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I had a discussion with a co-worker at work and said something along the lines of:

Doing this can hurt you in the long run, but it's also possible you gain confidence to do greater things through failures, so it's not 100% clear how good or bad an action is in the long run. Predicting what may happen in the short run is a different matter though.

However, I don't think "possible you" is grammatical. Should I have said "possible to" instead?

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    I find nothing ungrammatical with this sentence. It's not phrased entirely naturally, but there's nothing inherently wrong with using possible you, either in general or here. But are you asking if any sentence can ever use possible you, or are you only asking about its in this particular sentence? If you're asking about it here—why do you think it's not grammatical here? – Jason Bassford Feb 28 at 1:15
  • It sounds odd and the tense might be wrong too. – repomonster Feb 28 at 1:24
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I've looked at this sentence multiple times now, and while I agree that it's a little strange, I can find nothing in it that's either syntactically incorrect or problematic when it comes to the tenses used.

I will take the essential part of the sentence that seems to be causing a problem and and look at it separately.

It's possible you gain confidence to do greater things through failures.

Focusing only on the start of this sentence for now, this construction is no different to me than any of the following sentences:

It's possible you gain strength by eating spinach.
It's possible your mistakes will come back to haunt you.
It's possible you gain wisdom through failure.
It's possibly fatty foods don't affect you the same way they do other people.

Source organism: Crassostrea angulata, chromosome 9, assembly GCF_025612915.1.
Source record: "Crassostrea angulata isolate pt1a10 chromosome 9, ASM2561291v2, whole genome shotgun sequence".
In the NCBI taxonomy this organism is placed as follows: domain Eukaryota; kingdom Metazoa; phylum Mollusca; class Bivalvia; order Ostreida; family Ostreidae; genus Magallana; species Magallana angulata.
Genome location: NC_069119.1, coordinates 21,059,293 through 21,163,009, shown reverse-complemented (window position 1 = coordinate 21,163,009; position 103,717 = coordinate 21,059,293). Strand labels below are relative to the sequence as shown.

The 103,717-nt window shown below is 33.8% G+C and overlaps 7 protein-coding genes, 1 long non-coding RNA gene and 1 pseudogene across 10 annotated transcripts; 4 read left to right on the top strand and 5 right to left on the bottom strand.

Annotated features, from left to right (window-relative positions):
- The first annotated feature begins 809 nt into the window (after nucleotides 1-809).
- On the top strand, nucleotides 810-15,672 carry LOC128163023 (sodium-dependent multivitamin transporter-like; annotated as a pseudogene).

The only real difference I can see between those sentences and the one in question, is that the one in question has a little bit more added to it and also ends in a slightly odd way. But this oddness comes at the end of the sentence, not at the start.

If I were to rephrase the sentence in question to make it a little more idiomatic, I might put it his way:

It's possible you gain the confidence to do greater things because of your failures.

If any oddness remains, it's simply because of some context that may or may not be needed. Additional context might have the sentence become something a bit more descriptive:

It's possible you gain the confidence to do even greater things because of your failures when first attempting the routine.

However, while this might things more easily understandable, it's not required in order to make the sentence grammatical.

Further, I might rephrase the larger sentence in a similar way:

Doing this can hurt you in the long run, but it's also possible you gain the confidence to do greater things because of your failures; therefore, it's not 100% clear how good or bad this action is for you in the long run.

These are all syntactical changes in different areas—but not changes to the it's also possible you part.

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I don't consider that grammatical, but replacing you with to is only one option. It could also be replaced with you will.

In other contexts, too, "possible you" can be fine.

"It is possible you think you are immune to criticism. If so, you will learn that you are wrong."

Some grammarians will say that should be "possible that you", but there are long-attested forms that go straight from possible to you. In my life, I often hear people quoting Oliver Cromwell (though not many seem to know he's the one they are quoting):

"Think it possible you may be mistaken"

  • Hmm, strange, I actually thought "you" was ok, because it would be like saying "possible that you", but alright, I guess I was wrong. – repomonster Feb 28 at 0:12
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    The reason it's not, there, is that "possible that you" still doesn't work. "It's also possible that you gain confidence to do greater things through failures" has the gain in present simple, which I can't articulate right now why it's wrong because it's half past midnight and I need sleep, but I know it's not right. It might be grammatical, but it's not what a native speaker would say/write. In my suggestions, "possible you will", some will consider that to have an elided that in it, too. – SamBC Feb 28 at 0:26

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